Kodak filed a motion in federal court to pay up to 300 workers retention awards to make sure they don't resign for other jobs.
This is the memo that went out to employees:Today we filed a motion with the U.S. Bankruptcy Court requesting approval to implement an Employee Continuity Plan, a retention program similar to plans adopted by other companies during the restructuring process. It is important to understand what this means and what role it plays in helping companies successfully emerge from Chapter 11. The Employee Continuity Plan is designed to give the company the ability to retain people in key positions based on business needs throughout the Chapter 11 process. If the motion is approved by the court, we will provide incentives to a limited number of employees, based on their critical roles in developing and delivering a profitable, sustainable business strategy. The incentive will be paid if they remain employed by Kodak through a specified period. Members of the Executive Council and certain other senior management positions are not eligible for this program. The court is scheduled to hear the motion on April 18. Assuming we receive approval for the plan, the initial group of designated participants will be notified soon after. We recognize that everyone at Kodak is working harder and doing more with less, and we value everyone who works here. But given the constraints on our resources, and the scope of a program that the court would approve under bankruptcy law, limiting the participants in the Employee Continuity Plan to mission critical positions was a necessary choice to drive toward a successful emergence from Chapter 11 – an outcome that is in the best interest of all employees. We have talked a lot about our four objectives in filing for Chapter 11. Achieving those objectives and launching the Kodak of the future requires that we successfully use the time and special resources that are made possible through a court-supervised reorganization to capitalize on our strengths. We need to move fast, operate more efficiently, and make tough choices with our new capital in order to accomplish critical goals. Thanks to all of you for doing your part as we move through this process together.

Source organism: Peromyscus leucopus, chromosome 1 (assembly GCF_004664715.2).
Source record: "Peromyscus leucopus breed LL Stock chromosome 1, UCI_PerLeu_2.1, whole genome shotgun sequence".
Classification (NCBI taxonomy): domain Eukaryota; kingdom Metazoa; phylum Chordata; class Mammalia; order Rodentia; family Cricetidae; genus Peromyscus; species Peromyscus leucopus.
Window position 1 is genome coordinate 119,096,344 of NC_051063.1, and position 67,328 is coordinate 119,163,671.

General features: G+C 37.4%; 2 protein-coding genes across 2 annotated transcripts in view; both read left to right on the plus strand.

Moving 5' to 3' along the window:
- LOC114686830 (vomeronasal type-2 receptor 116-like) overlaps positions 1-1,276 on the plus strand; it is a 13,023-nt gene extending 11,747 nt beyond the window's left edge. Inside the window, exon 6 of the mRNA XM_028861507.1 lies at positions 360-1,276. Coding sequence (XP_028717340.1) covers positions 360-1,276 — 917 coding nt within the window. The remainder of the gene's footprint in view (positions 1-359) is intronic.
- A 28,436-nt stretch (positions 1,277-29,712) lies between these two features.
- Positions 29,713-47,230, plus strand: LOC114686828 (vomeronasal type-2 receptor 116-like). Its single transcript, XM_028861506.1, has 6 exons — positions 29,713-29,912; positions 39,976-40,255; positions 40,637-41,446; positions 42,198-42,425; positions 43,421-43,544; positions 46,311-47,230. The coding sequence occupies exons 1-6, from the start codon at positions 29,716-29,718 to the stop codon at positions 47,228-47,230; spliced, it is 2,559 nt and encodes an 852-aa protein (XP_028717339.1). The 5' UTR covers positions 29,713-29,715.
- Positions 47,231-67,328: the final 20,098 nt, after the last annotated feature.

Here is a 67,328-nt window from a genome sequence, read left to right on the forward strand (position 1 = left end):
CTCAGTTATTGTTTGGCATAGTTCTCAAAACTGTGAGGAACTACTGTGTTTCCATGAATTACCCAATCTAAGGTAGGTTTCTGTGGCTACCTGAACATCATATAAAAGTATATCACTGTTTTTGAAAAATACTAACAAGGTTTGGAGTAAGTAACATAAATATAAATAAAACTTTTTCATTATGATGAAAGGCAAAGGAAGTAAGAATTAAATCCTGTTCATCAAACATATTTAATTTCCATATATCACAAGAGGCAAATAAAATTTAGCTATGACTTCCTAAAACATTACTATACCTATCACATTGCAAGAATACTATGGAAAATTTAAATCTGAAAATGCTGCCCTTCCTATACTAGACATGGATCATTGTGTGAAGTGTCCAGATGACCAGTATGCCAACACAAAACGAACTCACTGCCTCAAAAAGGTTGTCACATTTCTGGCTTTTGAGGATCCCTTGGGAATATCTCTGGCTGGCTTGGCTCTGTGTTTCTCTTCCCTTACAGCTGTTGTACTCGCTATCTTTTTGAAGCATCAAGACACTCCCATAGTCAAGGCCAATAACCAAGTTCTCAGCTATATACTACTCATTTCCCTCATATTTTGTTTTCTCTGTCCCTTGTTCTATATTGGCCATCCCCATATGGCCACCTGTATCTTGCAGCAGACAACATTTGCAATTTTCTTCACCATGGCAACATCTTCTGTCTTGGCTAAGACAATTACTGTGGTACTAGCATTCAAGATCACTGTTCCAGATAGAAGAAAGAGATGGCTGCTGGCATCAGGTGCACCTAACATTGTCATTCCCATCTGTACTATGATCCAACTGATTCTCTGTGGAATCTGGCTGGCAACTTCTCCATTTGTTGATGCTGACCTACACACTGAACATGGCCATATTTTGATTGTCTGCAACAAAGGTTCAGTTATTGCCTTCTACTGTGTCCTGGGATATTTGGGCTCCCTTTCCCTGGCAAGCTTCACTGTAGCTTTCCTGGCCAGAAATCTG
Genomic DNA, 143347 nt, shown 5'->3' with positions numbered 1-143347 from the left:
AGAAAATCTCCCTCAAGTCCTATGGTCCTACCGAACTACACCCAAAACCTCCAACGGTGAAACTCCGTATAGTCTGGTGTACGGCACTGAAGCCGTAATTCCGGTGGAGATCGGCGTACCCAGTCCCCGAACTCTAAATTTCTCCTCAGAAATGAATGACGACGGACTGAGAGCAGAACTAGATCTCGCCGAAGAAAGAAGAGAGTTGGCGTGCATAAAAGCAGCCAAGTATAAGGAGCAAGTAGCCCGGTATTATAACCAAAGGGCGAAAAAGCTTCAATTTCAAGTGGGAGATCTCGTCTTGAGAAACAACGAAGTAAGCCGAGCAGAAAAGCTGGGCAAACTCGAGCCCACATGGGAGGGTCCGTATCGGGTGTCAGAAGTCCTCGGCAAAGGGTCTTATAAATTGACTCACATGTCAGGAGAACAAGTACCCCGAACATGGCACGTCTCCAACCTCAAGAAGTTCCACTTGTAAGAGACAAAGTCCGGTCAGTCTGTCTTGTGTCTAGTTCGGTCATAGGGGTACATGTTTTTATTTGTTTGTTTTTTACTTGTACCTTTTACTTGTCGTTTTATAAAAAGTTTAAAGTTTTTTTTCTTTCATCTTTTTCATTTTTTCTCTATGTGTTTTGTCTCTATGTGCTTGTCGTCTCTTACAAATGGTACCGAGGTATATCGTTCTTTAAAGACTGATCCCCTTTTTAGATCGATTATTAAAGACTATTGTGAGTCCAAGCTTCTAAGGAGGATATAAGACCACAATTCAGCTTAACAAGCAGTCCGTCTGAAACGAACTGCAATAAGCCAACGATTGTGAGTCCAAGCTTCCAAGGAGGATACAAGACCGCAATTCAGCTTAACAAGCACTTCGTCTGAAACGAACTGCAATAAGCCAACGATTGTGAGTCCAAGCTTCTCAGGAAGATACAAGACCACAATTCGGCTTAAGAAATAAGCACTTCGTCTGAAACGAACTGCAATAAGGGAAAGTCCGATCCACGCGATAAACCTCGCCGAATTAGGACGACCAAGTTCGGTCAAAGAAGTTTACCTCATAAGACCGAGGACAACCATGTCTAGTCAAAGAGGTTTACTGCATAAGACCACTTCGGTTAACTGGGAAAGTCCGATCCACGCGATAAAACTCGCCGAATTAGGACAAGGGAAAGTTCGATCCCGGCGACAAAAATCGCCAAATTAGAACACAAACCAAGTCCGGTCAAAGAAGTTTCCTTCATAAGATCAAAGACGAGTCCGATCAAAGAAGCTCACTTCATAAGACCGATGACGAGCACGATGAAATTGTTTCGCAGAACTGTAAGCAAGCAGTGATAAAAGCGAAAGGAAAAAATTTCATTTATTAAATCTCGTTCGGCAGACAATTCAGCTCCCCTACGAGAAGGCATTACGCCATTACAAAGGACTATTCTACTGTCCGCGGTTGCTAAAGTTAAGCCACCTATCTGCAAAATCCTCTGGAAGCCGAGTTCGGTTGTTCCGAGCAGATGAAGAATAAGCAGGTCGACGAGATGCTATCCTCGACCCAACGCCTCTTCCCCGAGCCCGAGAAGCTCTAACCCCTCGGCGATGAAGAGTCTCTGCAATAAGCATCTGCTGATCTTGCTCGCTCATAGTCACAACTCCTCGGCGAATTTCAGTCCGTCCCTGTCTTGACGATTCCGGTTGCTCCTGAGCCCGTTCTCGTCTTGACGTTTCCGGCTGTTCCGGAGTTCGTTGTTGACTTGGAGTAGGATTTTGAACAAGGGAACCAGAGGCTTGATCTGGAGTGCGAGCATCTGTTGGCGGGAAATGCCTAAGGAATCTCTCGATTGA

Kodak has filed a motion with the U.S. Bankruptcy Court to implement an Employee Continuity Plan, similar to plans adopted by other companies during Chapter 11. The program will provide incentives to employees in a limited number of key positions, based on business needs throughout the Chapter 11 process. The payment is contingent on the participant remaining with Kodak through a specified period. The majority of incentives will be equal to 25% or less of a participant's base salary. Members of the Executive Council and certain other senior management positions are not eligible for the program. The plan can only cover only a limited number of key positions.
At a Glance: Employee Continuity Plan
A maximum of about $13.5 million would be used under the plan. Expect about 300 total participants. Initial participants include about 120 management-level employees worldwide. The Executive Council and business leaders made the selections, which were confirmed by company Presidents and the Chief Administrative Officer. The total of incentives to these participants is expected to be about $8.5 million. The remaining funds – approximately $5 million – will be a reserve available for subsequent incentives to other employees. Future participants will be identified by their managers in consultation with Human Resources, and selections will be confirmed by an Executive Council member and the Chief Administrative Officer. The court is scheduled to hear the motion on April 18. If approved, the initial group of participants will be notified soon after.